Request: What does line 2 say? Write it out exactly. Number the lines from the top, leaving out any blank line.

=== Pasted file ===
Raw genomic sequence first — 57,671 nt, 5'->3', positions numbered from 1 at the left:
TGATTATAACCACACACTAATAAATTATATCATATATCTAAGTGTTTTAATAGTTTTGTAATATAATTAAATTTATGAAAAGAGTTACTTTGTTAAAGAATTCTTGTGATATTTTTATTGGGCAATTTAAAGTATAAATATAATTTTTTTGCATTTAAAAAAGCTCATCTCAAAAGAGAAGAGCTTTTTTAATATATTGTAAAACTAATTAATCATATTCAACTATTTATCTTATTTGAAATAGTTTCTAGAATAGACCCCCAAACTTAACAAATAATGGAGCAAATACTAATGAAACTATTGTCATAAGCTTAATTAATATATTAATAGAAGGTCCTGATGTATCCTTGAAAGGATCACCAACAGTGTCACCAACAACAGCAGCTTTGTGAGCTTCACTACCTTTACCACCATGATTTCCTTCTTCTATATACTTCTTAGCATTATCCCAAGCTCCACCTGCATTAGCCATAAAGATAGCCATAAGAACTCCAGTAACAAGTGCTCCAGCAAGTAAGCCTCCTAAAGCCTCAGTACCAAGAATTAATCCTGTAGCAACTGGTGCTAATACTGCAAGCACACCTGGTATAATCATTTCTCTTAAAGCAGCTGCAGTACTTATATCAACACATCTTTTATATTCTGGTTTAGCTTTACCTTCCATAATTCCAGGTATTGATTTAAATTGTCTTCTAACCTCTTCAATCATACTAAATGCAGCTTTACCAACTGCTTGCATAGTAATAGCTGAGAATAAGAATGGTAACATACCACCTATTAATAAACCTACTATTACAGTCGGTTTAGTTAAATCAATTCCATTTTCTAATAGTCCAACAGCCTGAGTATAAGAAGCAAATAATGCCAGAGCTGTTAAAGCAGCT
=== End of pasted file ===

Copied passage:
TGATTATAACCACACACTAATAAATTATATCATATATCTAAGTGTTTTAATAGTTTTGTAATATAATTAAATTTATGAAAAGAGTTACTTTGTTAAAGAATTCTTGTGATATTTTTATTGGGCAATTTAAAGTATAAATATAATTTTTTTGCATTTAAAAAAGCTCATCTCAAAAGAGAAGAGCTTTTTTAATATATTGTAAAACTAATTAATCATATTCAACTATTTATCTTATTTGAAATAGTTTCTAGAATAGACCCCCAAACTTAACAAATAATGGAGCAAATACTAATGAAACTATTGTCATAAGCTTAATTAATATATTAATAGAAGGTCCTGATGTATCCTTGAAAGGATCACCAACAGTGTCACCAACAACAGCAGCTTTGTGAGCTTCACTACCTTTACCACCATGATTTCCTTCTTCTATATACTTCTTAGCATTATCCCAAGCTCCACCTGCATTAGCCATAAAGATAGCCATAAGAACTCCAGTAACAAGTGCTCCAGCAAGTAAGCCTCCTAAAGCCTCAGTACCAAGAATTAATCCTGTAGCAACTGGTGCTAATACTGCAAGCACACCTGGTATAATCATTTCTCTTAAAGCAGCTGCAGTACTTATATCAACACATCTTTTATATTCTGGTTTAGCTTTACCTTCCATAATTCCAGGTATTGATTTAAATTGTCTTCTAACCTCTTCAATCATACTAAATGCAGCTTTACCAACTGCTTGCATAGTAATAGCTGAGAATAAGAATGGTAACATACCACCTATTAATAAACCTACTATTACAGTCGGTTTAGTTAAATCAATTCCATTTTCTAATAGTCCAACAGCCTGAGTATAAGAAGCAAATAATGCCAGAGCTGTTAAAGCAGCT